Texas Sea Grant Extension leader elected to head Gulf Fisheries Commission

November 01, 2007

By Cindie Powell

COLLEGE STATION — Meeting in mid-October in Point Clear, Ala., the Gulf States Marine Fisheries Commission (GSMFC) elected Ralph Rayburn, associate director and extension program leader for Texas Sea Grant, as its chairman.

The GSMFC was formed to promote conservation, preservation and utilization of the fishery resources of the Gulf of Mexico. Its 15 commissioners come from the five Gulf states: Texas, Louisiana, Mississippi, Alabama and Florida. Each Gulf state has three members: a legislative appointee who may also be a state legislator, a governor-appointed private citizen with a knowledge of and interest in marine fisheries, and the state’s fishery resource agency director.

“Since its Congressionally mandated creation in 1949, the commission has played a key role in wise fishery management and conservation within the Gulf of Mexico,” Rayburn said. “As its mission has evolved through the years, the commission has taken on the role of a critical liaison between federal and state fishery management leadership. This year’s $91 million budget, most of which are funds to support state efforts, reflects the commission’s importance.”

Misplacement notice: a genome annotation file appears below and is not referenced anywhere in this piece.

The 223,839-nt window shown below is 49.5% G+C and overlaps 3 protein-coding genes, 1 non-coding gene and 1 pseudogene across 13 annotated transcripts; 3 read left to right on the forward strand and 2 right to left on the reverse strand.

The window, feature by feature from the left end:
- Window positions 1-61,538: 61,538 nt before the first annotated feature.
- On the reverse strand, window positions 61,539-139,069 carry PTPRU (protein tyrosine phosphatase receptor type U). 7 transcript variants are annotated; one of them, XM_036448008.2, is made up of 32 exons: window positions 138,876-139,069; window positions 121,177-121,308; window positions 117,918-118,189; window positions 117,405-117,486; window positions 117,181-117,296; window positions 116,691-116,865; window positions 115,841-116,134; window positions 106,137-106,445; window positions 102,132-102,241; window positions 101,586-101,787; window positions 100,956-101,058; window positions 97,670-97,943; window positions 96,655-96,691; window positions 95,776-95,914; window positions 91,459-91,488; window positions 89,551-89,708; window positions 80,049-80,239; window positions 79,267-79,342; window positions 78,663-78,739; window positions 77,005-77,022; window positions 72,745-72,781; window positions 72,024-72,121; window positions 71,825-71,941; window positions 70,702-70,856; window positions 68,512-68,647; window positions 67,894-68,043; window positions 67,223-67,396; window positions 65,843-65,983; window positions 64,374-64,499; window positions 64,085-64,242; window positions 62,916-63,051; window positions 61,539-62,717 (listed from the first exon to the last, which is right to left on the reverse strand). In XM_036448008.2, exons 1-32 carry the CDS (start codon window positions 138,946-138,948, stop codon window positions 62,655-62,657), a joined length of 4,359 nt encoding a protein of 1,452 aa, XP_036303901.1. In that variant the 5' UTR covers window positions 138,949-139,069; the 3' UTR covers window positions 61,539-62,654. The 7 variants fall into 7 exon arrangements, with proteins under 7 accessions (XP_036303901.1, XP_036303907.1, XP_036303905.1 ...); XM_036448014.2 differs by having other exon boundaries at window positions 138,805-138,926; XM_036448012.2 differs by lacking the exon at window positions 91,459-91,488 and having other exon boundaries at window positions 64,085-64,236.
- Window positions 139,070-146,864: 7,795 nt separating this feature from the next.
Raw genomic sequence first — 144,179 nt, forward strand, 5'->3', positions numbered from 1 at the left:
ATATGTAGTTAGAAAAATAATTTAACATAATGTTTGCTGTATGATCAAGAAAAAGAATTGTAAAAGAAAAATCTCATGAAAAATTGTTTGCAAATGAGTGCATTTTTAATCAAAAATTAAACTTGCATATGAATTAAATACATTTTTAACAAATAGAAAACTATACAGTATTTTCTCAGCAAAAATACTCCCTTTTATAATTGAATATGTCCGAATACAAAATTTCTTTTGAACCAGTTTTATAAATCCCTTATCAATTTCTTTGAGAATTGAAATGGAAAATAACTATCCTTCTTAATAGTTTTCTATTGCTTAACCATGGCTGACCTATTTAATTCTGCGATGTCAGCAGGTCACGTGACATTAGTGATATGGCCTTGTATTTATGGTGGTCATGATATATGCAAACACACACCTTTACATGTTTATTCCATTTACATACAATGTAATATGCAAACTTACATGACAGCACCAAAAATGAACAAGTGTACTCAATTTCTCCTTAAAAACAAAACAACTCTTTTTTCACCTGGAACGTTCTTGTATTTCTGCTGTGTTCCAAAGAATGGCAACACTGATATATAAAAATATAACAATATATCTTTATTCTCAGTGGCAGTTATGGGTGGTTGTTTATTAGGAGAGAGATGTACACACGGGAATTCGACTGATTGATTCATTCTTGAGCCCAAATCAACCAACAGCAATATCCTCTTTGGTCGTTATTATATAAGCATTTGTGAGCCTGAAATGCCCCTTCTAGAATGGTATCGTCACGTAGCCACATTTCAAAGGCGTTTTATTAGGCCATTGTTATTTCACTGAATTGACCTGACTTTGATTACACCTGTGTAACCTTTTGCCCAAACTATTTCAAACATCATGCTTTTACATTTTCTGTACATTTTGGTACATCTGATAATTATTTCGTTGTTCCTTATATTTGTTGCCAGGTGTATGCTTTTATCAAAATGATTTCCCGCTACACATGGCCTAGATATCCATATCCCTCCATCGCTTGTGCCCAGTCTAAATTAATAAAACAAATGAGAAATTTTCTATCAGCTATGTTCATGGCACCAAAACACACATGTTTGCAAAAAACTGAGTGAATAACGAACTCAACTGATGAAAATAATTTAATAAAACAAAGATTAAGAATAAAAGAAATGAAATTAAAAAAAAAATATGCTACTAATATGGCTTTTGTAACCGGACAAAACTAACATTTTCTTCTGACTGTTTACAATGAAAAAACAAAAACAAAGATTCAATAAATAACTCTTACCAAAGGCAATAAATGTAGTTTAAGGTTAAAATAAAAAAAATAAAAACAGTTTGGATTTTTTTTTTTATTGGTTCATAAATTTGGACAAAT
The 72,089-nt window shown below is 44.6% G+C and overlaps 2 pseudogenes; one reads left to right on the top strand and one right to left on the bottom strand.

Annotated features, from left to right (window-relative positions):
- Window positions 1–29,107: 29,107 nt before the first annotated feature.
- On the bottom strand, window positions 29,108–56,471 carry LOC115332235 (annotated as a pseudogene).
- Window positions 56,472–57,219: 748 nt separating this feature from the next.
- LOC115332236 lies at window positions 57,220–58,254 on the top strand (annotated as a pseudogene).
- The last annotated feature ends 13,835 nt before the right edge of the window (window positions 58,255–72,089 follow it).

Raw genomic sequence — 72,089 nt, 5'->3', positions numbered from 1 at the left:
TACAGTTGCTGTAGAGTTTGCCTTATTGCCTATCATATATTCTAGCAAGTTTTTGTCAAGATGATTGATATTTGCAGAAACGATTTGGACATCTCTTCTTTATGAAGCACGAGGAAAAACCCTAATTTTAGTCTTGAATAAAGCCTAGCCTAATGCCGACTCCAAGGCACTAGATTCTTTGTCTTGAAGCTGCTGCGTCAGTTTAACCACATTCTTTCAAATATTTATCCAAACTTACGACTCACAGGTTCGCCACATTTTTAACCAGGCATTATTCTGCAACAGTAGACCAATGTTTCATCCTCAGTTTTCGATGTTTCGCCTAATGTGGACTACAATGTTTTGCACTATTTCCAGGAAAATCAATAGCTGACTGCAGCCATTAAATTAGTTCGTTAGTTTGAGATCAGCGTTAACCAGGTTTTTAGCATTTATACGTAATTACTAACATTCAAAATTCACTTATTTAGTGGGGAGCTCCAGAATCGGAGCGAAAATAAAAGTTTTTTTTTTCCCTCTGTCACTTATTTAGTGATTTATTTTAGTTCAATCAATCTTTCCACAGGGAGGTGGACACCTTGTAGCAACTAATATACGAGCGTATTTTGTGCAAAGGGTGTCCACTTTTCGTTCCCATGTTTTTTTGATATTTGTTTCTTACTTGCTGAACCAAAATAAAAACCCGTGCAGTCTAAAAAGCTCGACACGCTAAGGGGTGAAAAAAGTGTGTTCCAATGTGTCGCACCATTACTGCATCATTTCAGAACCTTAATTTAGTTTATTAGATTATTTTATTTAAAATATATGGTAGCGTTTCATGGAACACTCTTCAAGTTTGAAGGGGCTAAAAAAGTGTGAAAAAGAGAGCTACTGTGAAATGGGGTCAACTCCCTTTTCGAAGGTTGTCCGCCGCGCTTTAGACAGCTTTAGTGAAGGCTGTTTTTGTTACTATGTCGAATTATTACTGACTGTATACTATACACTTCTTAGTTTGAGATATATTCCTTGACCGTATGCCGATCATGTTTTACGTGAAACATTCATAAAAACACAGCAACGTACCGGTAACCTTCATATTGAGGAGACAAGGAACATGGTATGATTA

Rayburn, who has been associated in some way with the commission throughout his 30- year career, said he was “honored and privileged to be trusted with its leadership.”

The commission serves as a regionally based forum for the discussion of the challenges and programs of marine management, industry and research and to develop a coordinated policy to address those issues. The group also provides coordination and administration for cooperative state/federal programs regarding marine fisheries resources.

Programs administered by the GSMFC include the Interjurisdictional Fishery Program, which was designed to develop management plans for stocks that migrate beyond state and federal borders; the Southeast Area Monitoring and Assessment Program or SEAMAP, which is a partnership of state and federal government and universities to collect, manage and disseminate fishery-independent data in information; and the Sport Fish Restoration Administrative Program, which is designed to provide coordination of the recreational fisheries programs in the five Gulf states. Most recently the commission has been given funding to coordinate the restoration of fisheries resources along the central Gulf Coast that were negatively impacted by the 2005 hurricane season.


Texas Sea Grant is a unique partnership that unites the resources of the federal government, the State of Texas and universities across the state to create knowledge, tools, products and services that benefit the economy, the environment and the citizens of Texas. It is administered through the National Oceanic and Atmospheric Administration and is one of 33 university-based Sea Grant Programs around the country. Texas Sea Grant is a non-academic research center in the College of Geosciences at Texas A&M University. The program’s mission is to improve the understanding, wise use and stewardship of Texas coastal and marine resources.